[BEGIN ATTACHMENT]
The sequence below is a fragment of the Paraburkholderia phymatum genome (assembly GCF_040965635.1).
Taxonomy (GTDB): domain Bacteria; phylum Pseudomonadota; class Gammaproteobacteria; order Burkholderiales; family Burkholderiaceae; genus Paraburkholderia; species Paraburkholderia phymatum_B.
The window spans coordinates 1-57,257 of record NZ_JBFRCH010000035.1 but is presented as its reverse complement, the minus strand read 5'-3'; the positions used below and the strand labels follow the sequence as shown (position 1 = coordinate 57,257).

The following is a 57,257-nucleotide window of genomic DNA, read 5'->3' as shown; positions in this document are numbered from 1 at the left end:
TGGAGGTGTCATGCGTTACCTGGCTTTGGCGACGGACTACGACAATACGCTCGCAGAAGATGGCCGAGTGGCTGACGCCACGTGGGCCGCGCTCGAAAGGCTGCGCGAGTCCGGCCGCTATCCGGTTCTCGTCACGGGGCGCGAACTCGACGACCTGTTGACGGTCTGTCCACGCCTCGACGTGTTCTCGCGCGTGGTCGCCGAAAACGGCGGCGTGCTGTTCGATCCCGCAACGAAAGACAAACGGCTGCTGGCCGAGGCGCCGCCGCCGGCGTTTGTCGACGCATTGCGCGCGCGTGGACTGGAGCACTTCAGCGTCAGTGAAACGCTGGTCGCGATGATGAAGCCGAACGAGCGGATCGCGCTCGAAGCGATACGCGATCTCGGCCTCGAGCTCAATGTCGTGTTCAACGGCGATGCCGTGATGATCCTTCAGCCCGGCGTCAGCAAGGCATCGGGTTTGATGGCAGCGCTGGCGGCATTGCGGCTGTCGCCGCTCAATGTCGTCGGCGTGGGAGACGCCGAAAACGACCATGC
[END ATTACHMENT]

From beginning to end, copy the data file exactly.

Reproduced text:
The sequence below is a fragment of the Paraburkholderia phymatum genome (assembly GCF_040965635.1).
Taxonomy (GTDB): domain Bacteria; phylum Pseudomonadota; class Gammaproteobacteria; order Burkholderiales; family Burkholderiaceae; genus Paraburkholderia; species Paraburkholderia phymatum_B.
The window spans coordinates 1-57,257 of record NZ_JBFRCH010000035.1 but is presented as its reverse complement, the minus strand read 5'-3'; the positions used below and the strand labels follow the sequence as shown (position 1 = coordinate 57,257).

The following is a 57,257-nucleotide window of genomic DNA, read 5'->3' as shown; positions in this document are numbered from 1 at the left end:
TGGAGGTGTCATGCGTTACCTGGCTTTGGCGACGGACTACGACAATACGCTCGCAGAAGATGGCCGAGTGGCTGACGCCACGTGGGCCGCGCTCGAAAGGCTGCGCGAGTCCGGCCGCTATCCGGTTCTCGTCACGGGGCGCGAACTCGACGACCTGTTGACGGTCTGTCCACGCCTCGACGTGTTCTCGCGCGTGGTCGCCGAAAACGGCGGCGTGCTGTTCGATCCCGCAACGAAAGACAAACGGCTGCTGGCCGAGGCGCCGCCGCCGGCGTTTGTCGACGCATTGCGCGCGCGTGGACTGGAGCACTTCAGCGTCAGTGAAACGCTGGTCGCGATGATGAAGCCGAACGAGCGGATCGCGCTCGAAGCGATACGCGATCTCGGCCTCGAGCTCAATGTCGTGTTCAACGGCGATGCCGTGATGATCCTTCAGCCCGGCGTCAGCAAGGCATCGGGTTTGATGGCAGCGCTGGCGGCATTGCGGCTGTCGCCGCTCAATGTCGTCGGCGTGGGAGACGCCGAAAACGACCATGC